On the flip side, you want the front to be completely see-through. Everything but dust and time should get through the front. Can you imagine trying to play Magic when you have to squint just to read your cards? Sounds like a bad time to me.
The Sleeve’s Coat
Shinechaser | Illustration by Evan Shipard
Last but not least—if you play in tournaments, at least—is the finish on the sleeves. Even if you don’t do tournaments and just play casually or in events/FNM at your LGS, this bit still kinda applies.
Matte, hyper matte, glossy, there are a few options. Depending on the quality of the sleeve and what finish they’ve got, you’ll have an easier or harder time shuffling. Some get sticky after a while, and there’s also the potential for bending corners if the shuffling is a bit stuck. This can lead to accidentally marking your sleeves, warping your cards, and just generally making your cards and deck frustrating to handle.
Matte and hyper matte do better in this regard, as glossy sleeves tend to stick together when shuffling much more. Even if they’re great out of the pack, glossy usually get sticky much faster. There are some brands that have mattes/hyper mattes that don’t stand up to the test, but you should probably stay away from those brands in general.
Things That Should Make You Run
Skewer the Critics | Illustration by Heonhwa Choe
Whether you’re buying sleeves in-person at a store or online, there are some telltale signs to look out for to avoid getting cheaply-made sleeves. Bad reviews are obviously what you wanna look out for when shopping online. Sleeves with lots of complaints about splitting or bending are a bad sign.
Also keep a lookout if the fit seems to be off. Some perfect fit sleeves actually tend to run a bit small so they’ll hug your cards a little too closely and warp them over time. If you’re looking at standard fit, they might run small and ruin your double-sleeving intention by being closer to a perfect fit and now you’ve gone and wasted your money. Not as bad an outcome, but still not good.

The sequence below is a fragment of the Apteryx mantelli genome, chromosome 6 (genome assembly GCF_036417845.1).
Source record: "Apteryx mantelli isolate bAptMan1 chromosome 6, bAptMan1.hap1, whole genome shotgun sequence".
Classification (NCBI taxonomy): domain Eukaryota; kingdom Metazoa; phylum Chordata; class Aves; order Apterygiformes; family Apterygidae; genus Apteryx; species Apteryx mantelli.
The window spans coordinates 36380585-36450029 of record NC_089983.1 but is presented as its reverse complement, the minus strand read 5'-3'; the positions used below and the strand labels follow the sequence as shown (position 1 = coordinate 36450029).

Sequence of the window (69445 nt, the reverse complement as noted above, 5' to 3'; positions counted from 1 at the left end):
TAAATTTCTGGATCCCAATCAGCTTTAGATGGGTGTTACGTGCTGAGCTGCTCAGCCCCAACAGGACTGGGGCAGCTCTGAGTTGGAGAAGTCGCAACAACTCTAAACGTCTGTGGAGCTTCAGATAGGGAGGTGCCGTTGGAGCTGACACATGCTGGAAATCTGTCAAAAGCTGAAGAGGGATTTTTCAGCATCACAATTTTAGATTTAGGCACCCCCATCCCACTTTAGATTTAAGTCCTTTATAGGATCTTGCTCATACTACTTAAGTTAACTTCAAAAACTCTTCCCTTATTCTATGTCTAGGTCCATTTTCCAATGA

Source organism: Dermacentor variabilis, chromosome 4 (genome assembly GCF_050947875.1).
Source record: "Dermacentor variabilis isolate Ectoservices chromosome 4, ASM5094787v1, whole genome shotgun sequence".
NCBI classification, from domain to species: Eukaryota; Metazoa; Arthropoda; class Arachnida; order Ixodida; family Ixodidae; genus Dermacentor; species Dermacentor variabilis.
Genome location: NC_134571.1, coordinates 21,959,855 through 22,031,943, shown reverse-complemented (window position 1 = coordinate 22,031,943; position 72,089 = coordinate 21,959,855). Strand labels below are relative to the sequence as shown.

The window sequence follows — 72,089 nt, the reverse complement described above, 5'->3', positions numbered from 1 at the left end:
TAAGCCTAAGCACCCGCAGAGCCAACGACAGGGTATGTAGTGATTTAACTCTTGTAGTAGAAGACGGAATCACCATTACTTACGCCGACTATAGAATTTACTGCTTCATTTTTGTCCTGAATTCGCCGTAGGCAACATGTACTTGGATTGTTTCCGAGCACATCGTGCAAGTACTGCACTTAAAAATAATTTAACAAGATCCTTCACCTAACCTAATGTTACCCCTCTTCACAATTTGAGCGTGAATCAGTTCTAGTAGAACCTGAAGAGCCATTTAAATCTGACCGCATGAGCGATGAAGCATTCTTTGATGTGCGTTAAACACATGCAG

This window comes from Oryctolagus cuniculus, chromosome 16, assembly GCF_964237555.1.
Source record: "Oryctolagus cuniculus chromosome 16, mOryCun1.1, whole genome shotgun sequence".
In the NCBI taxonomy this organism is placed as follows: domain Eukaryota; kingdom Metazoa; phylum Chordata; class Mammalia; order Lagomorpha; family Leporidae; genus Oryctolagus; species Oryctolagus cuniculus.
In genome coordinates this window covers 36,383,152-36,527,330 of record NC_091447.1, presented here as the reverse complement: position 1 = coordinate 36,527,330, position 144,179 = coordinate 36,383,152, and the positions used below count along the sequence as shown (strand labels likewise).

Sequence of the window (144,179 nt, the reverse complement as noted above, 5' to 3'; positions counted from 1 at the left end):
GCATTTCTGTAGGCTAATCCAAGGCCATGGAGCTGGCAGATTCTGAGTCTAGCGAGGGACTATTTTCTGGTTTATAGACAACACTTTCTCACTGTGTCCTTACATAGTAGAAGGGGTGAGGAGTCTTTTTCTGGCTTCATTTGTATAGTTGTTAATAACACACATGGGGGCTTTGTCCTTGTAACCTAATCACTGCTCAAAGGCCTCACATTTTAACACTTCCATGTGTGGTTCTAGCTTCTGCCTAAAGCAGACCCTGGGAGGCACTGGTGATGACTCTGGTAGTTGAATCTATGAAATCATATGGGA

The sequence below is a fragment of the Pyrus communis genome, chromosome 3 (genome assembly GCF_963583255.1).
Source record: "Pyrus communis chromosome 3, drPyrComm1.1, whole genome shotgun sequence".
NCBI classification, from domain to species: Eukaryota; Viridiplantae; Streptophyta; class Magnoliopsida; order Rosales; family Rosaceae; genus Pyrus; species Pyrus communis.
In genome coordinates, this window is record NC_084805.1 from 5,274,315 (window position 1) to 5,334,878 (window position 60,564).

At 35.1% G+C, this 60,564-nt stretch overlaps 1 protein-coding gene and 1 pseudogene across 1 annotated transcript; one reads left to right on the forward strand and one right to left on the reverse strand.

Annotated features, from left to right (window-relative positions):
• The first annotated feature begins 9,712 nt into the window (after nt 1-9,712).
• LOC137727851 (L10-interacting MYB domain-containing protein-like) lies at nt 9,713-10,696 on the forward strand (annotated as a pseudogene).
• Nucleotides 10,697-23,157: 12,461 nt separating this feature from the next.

The Results Are In
Now we get to the part where I tell you what to buy. And there’s no math this time! Hallelujah.
Before we dive in, though, full disclosure: I have not personally used all of these sleeves. I’ve ordered quite a few of them, but with everything that’s going on at the moment a lot of them have gotten delayed, if they’ve even shipped yet. I’ll keep an eye on them and update if I get a chance to try any of them out that I haven’t yet.
Competitive Play Sleeves
Even though Dragon Shield mattes are my overall recommendation, they may not be the best option for competitive play as they can be a little bit see-through. If you’re gun-ho on this brand, though, some of their perfect fit smoke sleeves can do wonders in preventing any see-through cheating scandals.
It’s up to you if you wanna double-sleeve but be wary if you do; the Dragon Shield mattes can be a bit difficult to double-sleeve with. I’d suggest either sticking to the perfect fit or double-sleeving with another brand.
On a Budget?
If you can’t afford to spend exorbitant amounts of money on card sleeves but still want to properly protect your cards while playing or just showing them off, then the BCW matte sleeves are your answer. They’re about half the price of most other sleeves and aren’t the worst you could get. They might not be the best for competitive events but they hold their own for kitchen-table Magic and the like.
Double Up (Inner Sleeves)
When it comes to double-sleeving, the inner sleeve’s best bet is KMC’s Perfect
Fit Size. Not only are they pretty cheap, but they’re also of pretty good quality and are good at the thing that matters most: protecting your cards with a perfectly-snug hug.
We’re going back to Dragon Shield mattes on this one. Part of why they’re my overall recommendation is because they’re pretty versatile in terms of what they’re good for, one of those being Commander decks.
When it comes to Commander, you’re obviously going to be dealing with a bigger deck since the minimum is 100 cards instead of 60 as it is with Standard. So, you want a good sleeve that has all the other perks while also being as thin as possible. It might not seem like a fraction of a millimeter makes any difference, but it can really stack up. You need to have enough room in your deck box, after all.
In a Rush? Get This